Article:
• Co-author of two Journal papers:
o "Moving towards a Network of Autonomous UAS Atmospheric Profiling Stations for Observations in the Earth's Lower Atmosphere: The 3D Mesonet Concept." https://www.mdpi.com/1424-8220/19/12/2720
o "Observations of the thermodynamic and kinematic state of the atmospheric boundary layer over the San Luis Valley, CO, using the CopterSonde 2 remotely piloted aircraft system in support of the LAPSE-RATE field campaign." https://essd.copernicus.org/
Gustavo's current research:
• Distributed computing paradigms (e.g. mobile agent computing) and how they can be used to create a UAS collaboration network for simultaneous ABL in situ measurements, while considering atmospheric feature resolution, agents' measurement characteristics, agents' flight characteristics, agents' local flight conditions?
• Standardization and characterization of Airborne in-situ atmospheric measurements.
• Low-cost/open-source UAS-based measurements of atmospheric Carbon Dioxide.
Regarding how he spends his free time, Gustavo said, "I enjoy hanging out with my friends and chasing the wind across the lakes of the Great Plains to kite surf." After graduating, Gustavo plans to "pursue a research career in autonomous systems and in-situ measurements standardization."
Nim Ccoillo Ramos is a PhD student in the School of Electrical and Computer Engineering, advised by Dr. Jorge Salazar. He in currently working in theoretical and applied electromagnetics, researching on mathematical modeling for antennas and microwave devices.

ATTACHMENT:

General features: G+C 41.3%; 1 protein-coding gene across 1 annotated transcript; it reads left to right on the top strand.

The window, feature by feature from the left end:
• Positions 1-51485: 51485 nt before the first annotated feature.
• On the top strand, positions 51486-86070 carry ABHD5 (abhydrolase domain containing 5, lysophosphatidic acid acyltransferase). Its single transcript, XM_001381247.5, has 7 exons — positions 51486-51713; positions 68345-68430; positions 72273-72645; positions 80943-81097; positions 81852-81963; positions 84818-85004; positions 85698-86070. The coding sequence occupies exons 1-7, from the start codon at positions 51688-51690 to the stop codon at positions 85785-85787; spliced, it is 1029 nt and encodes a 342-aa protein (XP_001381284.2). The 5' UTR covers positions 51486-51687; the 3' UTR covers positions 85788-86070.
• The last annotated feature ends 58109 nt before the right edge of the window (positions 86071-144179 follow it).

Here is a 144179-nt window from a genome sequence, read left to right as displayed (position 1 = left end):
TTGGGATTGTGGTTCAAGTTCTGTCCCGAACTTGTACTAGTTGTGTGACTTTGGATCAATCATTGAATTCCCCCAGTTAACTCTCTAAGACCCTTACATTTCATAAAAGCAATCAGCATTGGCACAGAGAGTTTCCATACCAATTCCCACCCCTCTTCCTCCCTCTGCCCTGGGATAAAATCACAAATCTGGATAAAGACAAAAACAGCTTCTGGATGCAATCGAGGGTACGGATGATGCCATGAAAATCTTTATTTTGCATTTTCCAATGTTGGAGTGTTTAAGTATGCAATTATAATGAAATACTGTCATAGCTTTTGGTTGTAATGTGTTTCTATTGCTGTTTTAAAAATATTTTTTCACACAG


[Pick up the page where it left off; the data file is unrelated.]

Recent honors and publications include:
• Honored in 2009 by hometown’s mayor as “Hijo Predilecto” (Distinguished Son), due to the outstanding performance in diverse regional and national Math contests during high school.
• Scholarship between 2016 and 2018 for M. Sc. program in Electronics Engineering from the Fund of Science and Technology of Peru.
• ARRC and ECE paper awards in 2021 from the paper entitled: “Improved Analytical Model for a Proximity Coupled Microstrip Patch Antenna (PC-MSPA)”
• William H. Barkow Scholarship for the term Fall 2021 - Spring 2022 from the Gallogly College of Engineering
• N. Ccoillo-Ramos, N. Aboserwal, Z. Qamar and J. L. Salazar-Cerreno, ``Improved Analytical Model for a Proximity Coupled Microstrip Patch Antenna (PC-MSPA)," in IEEE Transactions on Antennas and Propagation, DOI: 10.1109/TAP.2021.3082570.
• N. R. Ccoillo Ramos, N. Aboserwal, Z. Qamar and J. L. Salazar-Cerreno, ``Assessment of the Impedance Bandwith of a Proximity-Coupled Microstrip Patch Antenna," 2020 IEEE International Symposium on Antennas and Propagation and North American Radio Science Meeting, 2020, pp. 153-154, DOI:10.1109/IEEECONF35879.2020.9330497.